Deep in the research wing of the Natural History Museum is a prize specimen, something that comes along much less often than once in a lifetime: a perfect, and perfectly preserved, giant squid.
But what does it mean when the creature suddenly and impossibly disappears?
For curator Billy Harrow it's the start of a headlong pitch into a London of warring cults, surreal magic, apostates and assassins.
It might just be that the creature he's been preserving is more than a biological rarity: there are those who are sure it's a god - A god that someone is hoping will end the world.
- Format: Paperback
- Pages: 400 pages
- Publisher: Pan Macmillan
- Publication Date: 01/09/2006
- Category: Modern & contemporary fiction (post c 1945)
- ISBN: 9780330492324
Showing 1 - 5 of 6 reviews.
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Review by gregandlarry
An amazing story. You can feel London's cobbles when you read this.
Review by Crayne
Kraken is a bit of a mixed bag, really. It's Gaiman, it's Powers, it's British, it's American, it's overflowing with cool concepts and lacking in coherent world building. It's also really enjoyable in the same way a well-made B-movie is enjoyable. I couldn't stand Miéville's Perdido Street Station (and yes, I realize I am apparently the sole member of the human race to feel that way), but I thoroughly enjoyed Kraken. His ability to turn almost any mundane concept into something occult runs wild through its pages and you find yourself hoping you'll get to see some more. And that's the one thing where the novel disappoints: it doesn't show you more. Gunfarmers, Londonmancers, Memory Angels, Krakenists, Monsterherds, fleshcrafted appliances, a house that serves as an embassy for the sea as an entity in its own right...they all hint at superb, tasty urban fantastical goodness, but never become more than that hint. I'd like to see Miéville expand this universe, flesh out the skeletons he's constructed in Kraken. I want more...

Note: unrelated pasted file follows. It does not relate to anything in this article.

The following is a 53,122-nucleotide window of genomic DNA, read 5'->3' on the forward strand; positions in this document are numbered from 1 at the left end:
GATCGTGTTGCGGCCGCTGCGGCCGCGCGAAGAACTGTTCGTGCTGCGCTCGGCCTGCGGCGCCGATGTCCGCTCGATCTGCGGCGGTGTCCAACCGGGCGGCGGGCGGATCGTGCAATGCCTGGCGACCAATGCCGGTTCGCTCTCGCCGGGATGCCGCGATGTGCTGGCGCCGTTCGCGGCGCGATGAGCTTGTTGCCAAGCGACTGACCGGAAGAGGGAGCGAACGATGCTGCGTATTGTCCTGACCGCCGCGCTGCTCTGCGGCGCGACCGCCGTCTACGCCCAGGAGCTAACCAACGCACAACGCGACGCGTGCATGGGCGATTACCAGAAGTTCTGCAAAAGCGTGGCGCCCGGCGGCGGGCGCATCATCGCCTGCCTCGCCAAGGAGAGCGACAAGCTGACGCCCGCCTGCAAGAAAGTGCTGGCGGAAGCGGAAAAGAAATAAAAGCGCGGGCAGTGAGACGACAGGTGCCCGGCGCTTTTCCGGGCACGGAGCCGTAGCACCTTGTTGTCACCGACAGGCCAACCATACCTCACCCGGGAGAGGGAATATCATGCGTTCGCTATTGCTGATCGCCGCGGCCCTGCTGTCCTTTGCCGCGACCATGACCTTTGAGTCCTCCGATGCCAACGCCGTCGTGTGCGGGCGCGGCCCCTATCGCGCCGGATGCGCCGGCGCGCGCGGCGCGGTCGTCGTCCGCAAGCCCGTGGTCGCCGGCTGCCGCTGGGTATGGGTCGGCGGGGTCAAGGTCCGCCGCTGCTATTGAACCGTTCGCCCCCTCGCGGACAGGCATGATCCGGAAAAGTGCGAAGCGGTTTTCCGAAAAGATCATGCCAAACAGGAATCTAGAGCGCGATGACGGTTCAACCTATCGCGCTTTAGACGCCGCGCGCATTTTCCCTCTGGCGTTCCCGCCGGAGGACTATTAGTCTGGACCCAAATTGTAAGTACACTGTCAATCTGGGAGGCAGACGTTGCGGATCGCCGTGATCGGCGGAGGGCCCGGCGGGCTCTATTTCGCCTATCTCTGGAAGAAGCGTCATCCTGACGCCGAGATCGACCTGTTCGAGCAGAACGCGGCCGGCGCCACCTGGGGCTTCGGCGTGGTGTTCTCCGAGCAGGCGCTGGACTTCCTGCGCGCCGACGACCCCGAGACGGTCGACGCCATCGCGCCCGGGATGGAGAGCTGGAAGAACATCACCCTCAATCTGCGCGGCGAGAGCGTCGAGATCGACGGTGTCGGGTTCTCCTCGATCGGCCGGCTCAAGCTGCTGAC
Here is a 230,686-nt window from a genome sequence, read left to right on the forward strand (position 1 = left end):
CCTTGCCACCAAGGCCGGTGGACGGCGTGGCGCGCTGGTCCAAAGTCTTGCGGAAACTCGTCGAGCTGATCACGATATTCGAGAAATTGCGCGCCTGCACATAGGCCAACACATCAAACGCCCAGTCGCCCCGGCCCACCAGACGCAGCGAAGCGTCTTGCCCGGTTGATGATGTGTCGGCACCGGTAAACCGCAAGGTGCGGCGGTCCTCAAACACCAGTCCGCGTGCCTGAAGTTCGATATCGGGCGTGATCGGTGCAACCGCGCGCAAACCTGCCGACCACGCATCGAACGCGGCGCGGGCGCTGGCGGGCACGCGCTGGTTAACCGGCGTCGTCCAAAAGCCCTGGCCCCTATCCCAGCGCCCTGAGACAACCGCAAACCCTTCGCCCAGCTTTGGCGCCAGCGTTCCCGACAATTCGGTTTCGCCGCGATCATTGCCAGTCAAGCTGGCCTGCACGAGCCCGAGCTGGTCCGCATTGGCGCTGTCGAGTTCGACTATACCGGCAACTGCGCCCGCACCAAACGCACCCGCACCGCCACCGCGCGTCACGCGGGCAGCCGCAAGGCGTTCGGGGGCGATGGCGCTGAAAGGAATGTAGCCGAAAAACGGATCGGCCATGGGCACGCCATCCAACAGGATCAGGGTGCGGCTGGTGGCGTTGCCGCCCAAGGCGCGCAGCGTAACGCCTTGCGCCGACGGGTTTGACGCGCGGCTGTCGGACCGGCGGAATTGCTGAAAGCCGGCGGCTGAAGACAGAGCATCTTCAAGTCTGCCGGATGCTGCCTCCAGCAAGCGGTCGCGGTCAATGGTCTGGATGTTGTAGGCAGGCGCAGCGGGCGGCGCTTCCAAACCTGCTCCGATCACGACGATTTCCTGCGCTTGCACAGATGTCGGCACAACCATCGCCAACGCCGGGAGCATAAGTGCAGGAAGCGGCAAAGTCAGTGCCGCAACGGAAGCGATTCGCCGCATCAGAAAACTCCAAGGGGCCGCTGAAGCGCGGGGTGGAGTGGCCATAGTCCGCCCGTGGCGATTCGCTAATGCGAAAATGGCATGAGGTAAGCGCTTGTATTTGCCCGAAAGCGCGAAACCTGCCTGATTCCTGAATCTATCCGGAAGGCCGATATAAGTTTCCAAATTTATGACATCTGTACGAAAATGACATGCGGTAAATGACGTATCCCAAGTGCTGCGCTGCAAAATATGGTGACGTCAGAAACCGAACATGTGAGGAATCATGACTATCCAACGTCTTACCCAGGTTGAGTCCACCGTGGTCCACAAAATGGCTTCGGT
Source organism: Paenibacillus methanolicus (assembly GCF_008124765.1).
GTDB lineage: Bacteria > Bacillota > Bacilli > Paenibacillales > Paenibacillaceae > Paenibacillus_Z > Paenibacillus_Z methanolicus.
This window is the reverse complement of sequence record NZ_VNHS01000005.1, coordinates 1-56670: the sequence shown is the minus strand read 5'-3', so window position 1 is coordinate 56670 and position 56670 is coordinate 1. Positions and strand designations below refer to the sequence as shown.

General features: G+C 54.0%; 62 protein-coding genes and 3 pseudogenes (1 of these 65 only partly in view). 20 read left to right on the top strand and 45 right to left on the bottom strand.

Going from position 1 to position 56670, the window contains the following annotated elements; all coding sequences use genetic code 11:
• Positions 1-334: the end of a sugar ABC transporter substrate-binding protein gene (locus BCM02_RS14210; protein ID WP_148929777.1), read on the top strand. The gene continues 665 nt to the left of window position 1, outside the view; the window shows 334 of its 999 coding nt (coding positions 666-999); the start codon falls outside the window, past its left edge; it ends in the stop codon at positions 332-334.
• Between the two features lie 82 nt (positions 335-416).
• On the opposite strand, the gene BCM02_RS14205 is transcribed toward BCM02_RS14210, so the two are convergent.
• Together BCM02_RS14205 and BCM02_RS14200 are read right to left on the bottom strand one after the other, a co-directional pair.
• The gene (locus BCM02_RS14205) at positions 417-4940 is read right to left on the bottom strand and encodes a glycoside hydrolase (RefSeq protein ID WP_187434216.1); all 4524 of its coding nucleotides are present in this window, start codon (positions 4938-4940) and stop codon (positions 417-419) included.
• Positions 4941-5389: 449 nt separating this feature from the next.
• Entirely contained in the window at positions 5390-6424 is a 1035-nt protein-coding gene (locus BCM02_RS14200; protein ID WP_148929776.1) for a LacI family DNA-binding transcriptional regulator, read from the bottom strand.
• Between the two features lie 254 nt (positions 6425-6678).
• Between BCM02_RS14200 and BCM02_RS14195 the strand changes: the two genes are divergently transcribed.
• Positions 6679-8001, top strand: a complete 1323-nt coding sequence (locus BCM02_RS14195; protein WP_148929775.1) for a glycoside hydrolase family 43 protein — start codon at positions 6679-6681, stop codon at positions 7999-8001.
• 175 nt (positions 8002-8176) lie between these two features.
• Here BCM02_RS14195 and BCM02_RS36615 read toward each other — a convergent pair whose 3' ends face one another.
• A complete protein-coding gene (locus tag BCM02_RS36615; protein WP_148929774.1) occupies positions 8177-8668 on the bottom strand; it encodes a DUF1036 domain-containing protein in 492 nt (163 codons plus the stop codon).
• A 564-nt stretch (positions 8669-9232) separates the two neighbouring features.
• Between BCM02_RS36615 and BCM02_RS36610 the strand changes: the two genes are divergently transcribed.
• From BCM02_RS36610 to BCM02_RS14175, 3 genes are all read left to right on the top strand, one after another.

Review by cuffs
I really like China Miévilles earlier books but not so much this one. The story is very much Neil Gaiman Neverwhere with a sprinkling of Charles Stross Laundry series. Not bad, but not with that sparkling originality Miéville usually exhibit. The prose sometimes feels pointlessly convoluted, at least to someone where english is not a first language.I enjoyed the book so by all means read it. Just do not expect as much of this book as from (for example) Perdido Street Station.
Review by isabelx
Review by Schizophrenia86
I didn't expect too much from this book, just a neat little fantasy-story in a contemporary urban environment. At the beginning it made me think of Wolfgang Hohlbein's "Azrael" (being the only other "Urban Fantasy" book I read so far), but "Kraken" beats it by lenghts.Instead of just some quite conventional fantasy elements settled in a modern day city "Kraken" creates a London full of ideas both pretty new and pretty sick (in a good way). Angels of memory coming alive from all the collected memory in museums, Gunfarmers "planting" bullets into their victims and growing more ferocious weapons out of them, and a magician trying to imitate Star Trek and thereby killing himself many times without realizing it by beaming himself are just some of Kraken's innovative features. And yes, it gradually becomes a pretty epic story. I mean, it has apocalypses in it. In plural. Simultaneously. Too bad I didn't really buy the ending, which ruins a possible 5 star rating.
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